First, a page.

The recent slump in international oil prices has rejuvenated many financial sectors in various parts of the world and aviation industry is one of them.
The International Air Transport Association (IATA) announced on Wednesday an outlook for improved industry profitability in its Economic Performance of the Air Transport Industry report.
An IATA statement issued Wednesday stated that the airlines are expected to post a collective global net profit in 2014 of some 19.9 billion U.S. dollars (up from the 18 billion U.S. dollars projected in June). This looks set to rise to 25 billion U.S. dollars in 2015.
Lower oil prices and stronger worldwide GDP growth are the main drivers behind the improved profitability.
Consumers will benefit substantially from the stronger industry performance as lower industry costs and efficiencies are passed through. The airline industry is highly competitive.
After adjusting for inflation, average return airfares (excluding taxes and surcharges) are expected to fall by some 5.1 percent on 2014 levels and cargo rates are expected to fall by a slightly bigger 5.8 percent.
The expected 25 billion U.S. dollars net post-tax profit represents a 3.2 percent margin. On a per passenger basis, airlines will make a net profit of 7.08 U.S. dollars in 2015. That is up on the 6.02 U.S. dollars earned in 2014 and more than double the 3.38 U.S. dollars earnings per passenger achieved in 2013.
The return on invested capital (ROIC) is expected to grow to 7.0 percent. This is a substantial improvement on the 6.1 percent ROIC expected to be achieved in 2014.This is still 0.8 percentage points below the 7.8 percent weighted average cost of capital (WACC), so there is still some ground to cover before achieving sustainable margins.
“The industry outlook is improving. The global economy continues to recover and the fall in oil prices should strengthen the upturn next year. While we see airlines making 25 billion U.S. dollars in 2015, it is important to remember that this is still just a 3.2 percent net profit margin. The industry story is largely positive, but there are a number of risks in today’s global environment—political unrest, conflicts, and some weak regional economies- among them. And a 3.2 percent net profit margin does not leave much room for a deterioration in the external environment before profits are hit,” said Tony Tyler, IATA’s Director General and CEO.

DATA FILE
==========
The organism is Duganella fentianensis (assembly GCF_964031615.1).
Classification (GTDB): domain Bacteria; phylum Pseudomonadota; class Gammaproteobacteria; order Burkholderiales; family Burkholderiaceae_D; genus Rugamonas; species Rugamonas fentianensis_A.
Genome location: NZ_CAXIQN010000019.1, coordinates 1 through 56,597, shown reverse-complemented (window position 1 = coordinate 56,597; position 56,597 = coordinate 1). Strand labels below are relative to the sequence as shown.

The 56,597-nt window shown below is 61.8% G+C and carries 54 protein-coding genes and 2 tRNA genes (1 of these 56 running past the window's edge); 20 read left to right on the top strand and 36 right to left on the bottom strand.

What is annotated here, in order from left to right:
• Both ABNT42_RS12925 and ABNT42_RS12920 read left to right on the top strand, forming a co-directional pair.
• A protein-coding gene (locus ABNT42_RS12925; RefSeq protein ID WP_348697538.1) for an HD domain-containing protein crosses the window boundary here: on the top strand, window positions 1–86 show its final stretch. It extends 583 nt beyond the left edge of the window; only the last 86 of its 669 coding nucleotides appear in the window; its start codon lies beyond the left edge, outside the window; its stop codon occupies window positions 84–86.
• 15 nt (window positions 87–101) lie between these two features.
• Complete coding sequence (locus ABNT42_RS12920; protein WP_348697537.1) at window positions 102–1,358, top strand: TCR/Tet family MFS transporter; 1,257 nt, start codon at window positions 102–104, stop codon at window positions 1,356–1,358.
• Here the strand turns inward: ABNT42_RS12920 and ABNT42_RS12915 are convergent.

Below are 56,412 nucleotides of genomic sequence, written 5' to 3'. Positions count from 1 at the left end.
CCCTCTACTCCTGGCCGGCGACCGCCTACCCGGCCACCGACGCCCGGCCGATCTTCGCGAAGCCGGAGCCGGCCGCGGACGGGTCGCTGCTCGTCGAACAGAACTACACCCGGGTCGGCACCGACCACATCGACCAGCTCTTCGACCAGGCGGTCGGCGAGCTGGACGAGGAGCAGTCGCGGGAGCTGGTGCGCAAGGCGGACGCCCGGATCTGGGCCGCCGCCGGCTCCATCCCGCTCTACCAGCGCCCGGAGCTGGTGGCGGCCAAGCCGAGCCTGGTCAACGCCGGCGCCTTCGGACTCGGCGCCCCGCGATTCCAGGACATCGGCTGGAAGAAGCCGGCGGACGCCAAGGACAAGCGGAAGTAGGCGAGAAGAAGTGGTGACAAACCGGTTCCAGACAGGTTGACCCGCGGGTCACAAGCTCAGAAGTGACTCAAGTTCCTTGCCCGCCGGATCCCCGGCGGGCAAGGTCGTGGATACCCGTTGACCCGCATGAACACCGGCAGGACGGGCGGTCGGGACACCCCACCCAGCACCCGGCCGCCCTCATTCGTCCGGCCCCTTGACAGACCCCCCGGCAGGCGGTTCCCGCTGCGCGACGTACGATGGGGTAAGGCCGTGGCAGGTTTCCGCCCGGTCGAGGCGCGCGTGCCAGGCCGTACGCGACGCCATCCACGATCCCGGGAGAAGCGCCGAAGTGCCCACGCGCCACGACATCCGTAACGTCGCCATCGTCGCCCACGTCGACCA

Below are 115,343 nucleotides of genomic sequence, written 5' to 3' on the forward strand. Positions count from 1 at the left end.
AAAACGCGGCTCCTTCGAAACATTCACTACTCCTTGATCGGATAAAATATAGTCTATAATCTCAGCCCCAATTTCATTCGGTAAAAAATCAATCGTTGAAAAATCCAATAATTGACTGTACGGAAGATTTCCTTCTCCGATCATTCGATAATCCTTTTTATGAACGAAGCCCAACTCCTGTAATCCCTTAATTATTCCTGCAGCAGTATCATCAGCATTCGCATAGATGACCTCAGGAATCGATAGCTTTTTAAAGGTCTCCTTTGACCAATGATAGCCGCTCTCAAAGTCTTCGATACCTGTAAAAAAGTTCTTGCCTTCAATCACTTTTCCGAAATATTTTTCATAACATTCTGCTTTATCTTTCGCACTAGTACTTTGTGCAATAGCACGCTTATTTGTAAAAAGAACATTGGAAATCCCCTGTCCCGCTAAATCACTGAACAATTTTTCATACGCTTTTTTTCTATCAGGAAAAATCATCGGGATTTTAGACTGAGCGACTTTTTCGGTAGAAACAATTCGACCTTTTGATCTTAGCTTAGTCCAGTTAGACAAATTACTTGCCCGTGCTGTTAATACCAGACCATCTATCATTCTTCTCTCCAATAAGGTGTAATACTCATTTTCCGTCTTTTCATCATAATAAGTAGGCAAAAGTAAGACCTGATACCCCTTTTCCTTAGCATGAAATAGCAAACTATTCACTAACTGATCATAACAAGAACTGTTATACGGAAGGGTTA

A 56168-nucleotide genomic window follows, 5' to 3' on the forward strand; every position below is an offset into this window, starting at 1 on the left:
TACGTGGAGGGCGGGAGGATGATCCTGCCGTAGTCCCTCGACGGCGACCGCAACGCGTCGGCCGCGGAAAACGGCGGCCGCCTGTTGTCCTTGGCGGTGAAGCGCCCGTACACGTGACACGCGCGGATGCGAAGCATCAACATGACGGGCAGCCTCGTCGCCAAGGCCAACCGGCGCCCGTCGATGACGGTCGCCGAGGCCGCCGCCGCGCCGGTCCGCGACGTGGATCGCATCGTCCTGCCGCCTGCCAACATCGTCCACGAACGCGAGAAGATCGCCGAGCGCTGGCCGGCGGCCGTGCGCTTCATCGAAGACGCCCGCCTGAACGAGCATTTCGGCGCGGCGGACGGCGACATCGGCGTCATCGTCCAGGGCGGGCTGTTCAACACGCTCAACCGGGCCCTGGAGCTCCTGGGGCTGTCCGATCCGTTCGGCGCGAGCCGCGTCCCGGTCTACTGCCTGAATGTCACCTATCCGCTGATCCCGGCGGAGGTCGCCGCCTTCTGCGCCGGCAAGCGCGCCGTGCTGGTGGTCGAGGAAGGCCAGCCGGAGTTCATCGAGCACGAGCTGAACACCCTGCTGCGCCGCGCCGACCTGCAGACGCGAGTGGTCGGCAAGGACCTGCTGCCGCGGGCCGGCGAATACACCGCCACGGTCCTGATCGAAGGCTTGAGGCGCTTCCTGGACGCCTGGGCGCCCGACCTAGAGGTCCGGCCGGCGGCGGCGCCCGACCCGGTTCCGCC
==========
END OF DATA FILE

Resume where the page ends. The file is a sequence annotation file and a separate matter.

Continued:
“Stronger industry performance is good news for all. It’s a highly competitive industry and consumers—travelers as well as shippers—will see lower costs in 2015 as the impact of lower oil prices kick in. Airline investors will see ROIC move closer to the WACC. And a healthy air transport sector will help governments in their overall objective to stimulate the economic growth needed to put the impact of the global financial crisis behind them at last,” said Tyler.
2015 Forecast Drivers
Oil Prices: Oil prices have fallen substantially in recent months and this is expected to continue into 2015 with the full-year average price expected to be $85/barrel (Brent). If that assumption is correct, it would be the first time that the average oil price has fallen below $100/barrel since 2010 (when oil averaged $79.4/barrel).
Fuel Prices: Jet fuel prices are expected to average at $99.9/barrel in 2015 for a total fuel spend of $192 billion which represents 26 percent of total industry costs. It is important to note that the impact of lower fuel prices will be realized with a time lag, due to forward fuel-buying practices. Improving fuel efficiency continues to be a priority for airlines. Fuel efficiency is estimated to have improved by 1.8 percent in 2014 and a further improvement is expected in 2015. Fuel efficiency improvements could be accelerated by reducing the 5 percent of wasted fuel burn as a result of airspace and airport inefficiencies.